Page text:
Science & History Week

Image has four photos showing tepees, golden eagle, historic GTSR photo, and mountain lake. Text reads "Waterton-Glacier Science & History Week."
Join Waterton-Glacier International Peace Park in its first ever Science and History Week webinar series! The Peace Park has jointly hosted an annual Science and History Day since 2004, but this year we are doing things a little differently. This fall we will bring a week of live webinars directly to you, wherever you may be!

Beginning Monday, September 21 through Thursday, September 24, 2020 we will host a special presentation each day from noon to 12:45 p.m. The series will highlight current research and historical topics related to Waterton-Glacier International Peace Park. Each presentation will give viewers the opportunity to connect with scientists and historians from the Peace Park and get a unique look at archives, insights, and latest findings from Glacier and Waterton Lakes National Parks.

Each presentation will have its own registration link. Please look at the list of presenters and topics below. Then follow the link associated with the specific presentation you would like to "attend." Once you register, you will receive an email with detailed information on how to join the webinar. If you need additonal information, please contact the Crown of the Continent Research Learning Center, Glacier National Park at 406-888-5827 or email us.

Science & History Week Presentation Schedule

Monday, September 21, 2020

Title: Restoring Native Fescue Prairie Using Fire and TEK (Traditional Ecological Knowledge) in Waterton Lakes National Park and the Blood Timber Limit
Time: 12 noon to 12:45 p.m.
Presenters: Dr. Cristina Eisenberg, Graduate Faculty, Oregon State University
Kansie Fox, Ecologist Natural Resources Senior Manager, Blood Tribe Land Department
Monroe Fox, Technician, Blood Tribe Land Department
Presentation Description: Since 2006, Waterton Lakes National Park has been restoring prairie habitat by setting prescribed fires. Our research team has been measuring grassland and aspen ecological responses to these fires. Additionally, in 2017 the Kenow wildfire burned our study site with mostly extreme severity, creating a new research landscape. In this presentation, we discuss our research findings on the grassland’s response to prescribed fire versus wildfire and how Traditional Ecological Knowledge (TEK) is informing Parks Canada's adaptive management, which links TEK and Western science to restore the prairie.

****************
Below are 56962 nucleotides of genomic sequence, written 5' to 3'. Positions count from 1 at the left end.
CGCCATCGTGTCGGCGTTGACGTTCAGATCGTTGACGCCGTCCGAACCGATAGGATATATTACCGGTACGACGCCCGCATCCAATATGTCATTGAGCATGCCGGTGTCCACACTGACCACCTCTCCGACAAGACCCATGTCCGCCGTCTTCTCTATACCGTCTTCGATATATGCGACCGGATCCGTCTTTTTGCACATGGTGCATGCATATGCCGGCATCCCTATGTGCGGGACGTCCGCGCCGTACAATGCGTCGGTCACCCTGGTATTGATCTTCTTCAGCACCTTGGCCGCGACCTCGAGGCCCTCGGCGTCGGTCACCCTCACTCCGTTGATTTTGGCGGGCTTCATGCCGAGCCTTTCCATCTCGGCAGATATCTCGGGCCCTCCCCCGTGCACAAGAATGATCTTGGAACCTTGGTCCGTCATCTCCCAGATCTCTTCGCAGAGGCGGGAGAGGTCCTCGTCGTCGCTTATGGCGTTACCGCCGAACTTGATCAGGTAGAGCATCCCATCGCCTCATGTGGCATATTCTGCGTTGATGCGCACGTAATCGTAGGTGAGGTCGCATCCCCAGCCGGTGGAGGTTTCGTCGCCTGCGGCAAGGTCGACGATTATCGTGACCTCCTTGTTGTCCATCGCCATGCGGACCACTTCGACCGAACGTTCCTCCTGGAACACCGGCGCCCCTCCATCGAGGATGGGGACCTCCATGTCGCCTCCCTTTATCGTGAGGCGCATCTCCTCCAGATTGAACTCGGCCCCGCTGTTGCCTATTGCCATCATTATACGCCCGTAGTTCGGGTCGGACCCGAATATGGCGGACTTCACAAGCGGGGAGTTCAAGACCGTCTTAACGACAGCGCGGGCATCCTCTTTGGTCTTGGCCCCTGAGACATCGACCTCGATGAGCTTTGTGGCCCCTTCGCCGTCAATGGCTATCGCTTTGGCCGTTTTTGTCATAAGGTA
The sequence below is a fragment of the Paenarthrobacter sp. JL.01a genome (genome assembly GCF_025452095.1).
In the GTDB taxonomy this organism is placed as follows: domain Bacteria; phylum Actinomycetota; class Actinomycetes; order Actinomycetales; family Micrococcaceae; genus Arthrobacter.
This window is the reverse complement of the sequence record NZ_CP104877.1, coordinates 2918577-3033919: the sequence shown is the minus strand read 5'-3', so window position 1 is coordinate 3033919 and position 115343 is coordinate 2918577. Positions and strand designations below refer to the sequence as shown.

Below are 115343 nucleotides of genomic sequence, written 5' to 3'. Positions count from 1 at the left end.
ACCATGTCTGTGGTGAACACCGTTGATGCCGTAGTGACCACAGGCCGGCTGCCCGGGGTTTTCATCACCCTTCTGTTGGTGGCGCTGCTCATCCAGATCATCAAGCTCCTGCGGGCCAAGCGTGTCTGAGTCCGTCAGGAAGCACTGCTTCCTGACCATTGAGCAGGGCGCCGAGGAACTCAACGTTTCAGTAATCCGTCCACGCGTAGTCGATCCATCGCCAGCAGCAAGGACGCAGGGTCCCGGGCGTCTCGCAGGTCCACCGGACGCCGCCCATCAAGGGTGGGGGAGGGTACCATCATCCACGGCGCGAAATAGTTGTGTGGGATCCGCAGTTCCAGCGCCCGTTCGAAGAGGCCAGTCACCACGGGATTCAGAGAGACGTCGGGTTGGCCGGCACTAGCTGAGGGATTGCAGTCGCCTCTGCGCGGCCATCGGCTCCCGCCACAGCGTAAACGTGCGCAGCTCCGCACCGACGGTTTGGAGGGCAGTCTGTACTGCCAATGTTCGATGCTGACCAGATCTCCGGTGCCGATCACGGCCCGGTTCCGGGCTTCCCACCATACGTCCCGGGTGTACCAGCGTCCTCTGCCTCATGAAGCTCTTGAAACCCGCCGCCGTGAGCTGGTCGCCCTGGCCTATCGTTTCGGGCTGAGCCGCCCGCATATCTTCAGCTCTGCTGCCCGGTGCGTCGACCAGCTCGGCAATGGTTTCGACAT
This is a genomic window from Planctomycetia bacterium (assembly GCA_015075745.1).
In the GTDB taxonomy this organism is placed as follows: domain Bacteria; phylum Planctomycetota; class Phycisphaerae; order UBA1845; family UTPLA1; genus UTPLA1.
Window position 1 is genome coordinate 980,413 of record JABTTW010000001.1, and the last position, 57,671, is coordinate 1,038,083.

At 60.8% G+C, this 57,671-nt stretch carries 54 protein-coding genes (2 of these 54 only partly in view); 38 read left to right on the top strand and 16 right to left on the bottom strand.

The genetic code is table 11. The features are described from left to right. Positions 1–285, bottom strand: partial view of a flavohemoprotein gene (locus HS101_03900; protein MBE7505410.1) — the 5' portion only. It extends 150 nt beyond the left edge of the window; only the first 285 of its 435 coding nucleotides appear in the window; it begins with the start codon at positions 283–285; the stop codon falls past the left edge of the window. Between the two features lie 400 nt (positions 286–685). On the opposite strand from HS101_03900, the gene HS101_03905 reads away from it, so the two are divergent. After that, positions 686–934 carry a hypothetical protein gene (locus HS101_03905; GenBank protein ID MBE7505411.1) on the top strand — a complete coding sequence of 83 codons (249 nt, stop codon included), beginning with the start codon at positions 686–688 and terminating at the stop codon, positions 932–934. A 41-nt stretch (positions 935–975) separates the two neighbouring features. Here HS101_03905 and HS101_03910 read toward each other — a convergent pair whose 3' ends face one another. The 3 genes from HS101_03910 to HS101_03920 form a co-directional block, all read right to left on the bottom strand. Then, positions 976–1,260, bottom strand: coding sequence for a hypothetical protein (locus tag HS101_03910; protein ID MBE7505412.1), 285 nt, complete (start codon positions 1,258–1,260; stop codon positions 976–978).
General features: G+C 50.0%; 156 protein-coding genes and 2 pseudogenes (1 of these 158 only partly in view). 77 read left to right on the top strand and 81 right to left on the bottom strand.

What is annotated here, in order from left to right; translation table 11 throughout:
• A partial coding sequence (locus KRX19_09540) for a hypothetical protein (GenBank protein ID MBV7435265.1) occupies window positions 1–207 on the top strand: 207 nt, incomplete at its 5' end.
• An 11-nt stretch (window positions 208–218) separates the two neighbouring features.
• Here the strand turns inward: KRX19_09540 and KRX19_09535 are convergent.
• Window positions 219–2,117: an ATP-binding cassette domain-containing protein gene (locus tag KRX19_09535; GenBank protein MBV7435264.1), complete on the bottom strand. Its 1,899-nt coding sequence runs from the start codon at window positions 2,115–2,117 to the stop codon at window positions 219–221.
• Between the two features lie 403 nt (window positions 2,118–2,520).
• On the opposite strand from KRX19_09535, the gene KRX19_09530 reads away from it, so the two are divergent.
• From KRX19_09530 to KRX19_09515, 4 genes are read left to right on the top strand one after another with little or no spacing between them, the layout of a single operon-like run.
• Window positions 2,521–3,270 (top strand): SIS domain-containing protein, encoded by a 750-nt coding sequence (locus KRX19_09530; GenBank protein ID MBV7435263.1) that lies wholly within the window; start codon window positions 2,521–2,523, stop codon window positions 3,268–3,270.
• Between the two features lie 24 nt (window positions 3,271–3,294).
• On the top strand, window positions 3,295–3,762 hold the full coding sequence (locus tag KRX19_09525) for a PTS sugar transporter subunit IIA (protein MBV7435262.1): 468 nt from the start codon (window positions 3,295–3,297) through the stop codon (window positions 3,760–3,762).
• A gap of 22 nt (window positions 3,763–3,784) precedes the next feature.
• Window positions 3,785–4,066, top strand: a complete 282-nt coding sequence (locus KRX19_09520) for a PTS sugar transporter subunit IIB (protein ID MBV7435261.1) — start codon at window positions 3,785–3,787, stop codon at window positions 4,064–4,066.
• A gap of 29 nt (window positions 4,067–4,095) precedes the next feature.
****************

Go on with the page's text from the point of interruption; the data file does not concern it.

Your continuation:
Registration Link:

Tuesday, September 22, 2020

Title: Raptors on the Move: Glacier National Park
Time: 12 noon to 12:45 p.m.
Presenter: Lisa Bate, Wildlife Biologist, Glacier National Park
Presentation Description: Lisa Bate will discuss the long-term efforts made to find a suitable survey site for monitoring migrating raptors in Glacier National Park. She will explain why the current survey site was picked, the importance and benefits of monitoring migrating raptors, and share some results and experiences thus far.
Registration Link:

Wednesday, September 23, 2020

Title: A Trip through Time with the Mountain Legacy Project’s Repeat Photography Collection in Waterton Lakes National Park
Time: 12 noon to 12:45 p.m.
Presenter: Cassandra Buunk, MA Candidate, School of Environmental Studies, University of Victoria
Presentation Description: The Mountain Legacy Project is one of the largest systematic repeat photography projects in the world. Old survey photographs from the late 1800s and early 1900s in Waterton Lakes National Park were repeated in 2004 and again in 2019, after the Kenow wildfire. Some of the evolving collection of images will be showcased, along with a look into our process and what the images can be used for in asking diverse questions about the landscape’s past and the stories connected to it.
Registration Link:

Thursday, September 24, 2020

Title: The Poacher and the Bootlegger: Revisiting the Doody Homestead
Time: 12 noon to 12:45 p.m.
Presenter: Kelli Casias, Historical archaeologist, Western Cultural; and PhD candidate, University of Montana
Presentation Description: In 2018, the Anthropology Department of the University of Montana undertook an extensive survey of the Doody homestead located in Glacier National Park. Home to Dan Doody, a homesteader, park ranger, and poacher, and his wife Josephine, a moonshiner, the property and its residents characterize a connection to 40 years of Montana homesteading history. It also speaks to 30 years of park history and to the Indigenous uses of the land. Beyond these grand themes, minor narratives of the fur trade, mining, railroad history, alcohol prohibition, and gender are expounded upon to contextualize the archaeological evidence uncovered at the Doody homestead.
Registration Link:

Last updated: September 4, 2020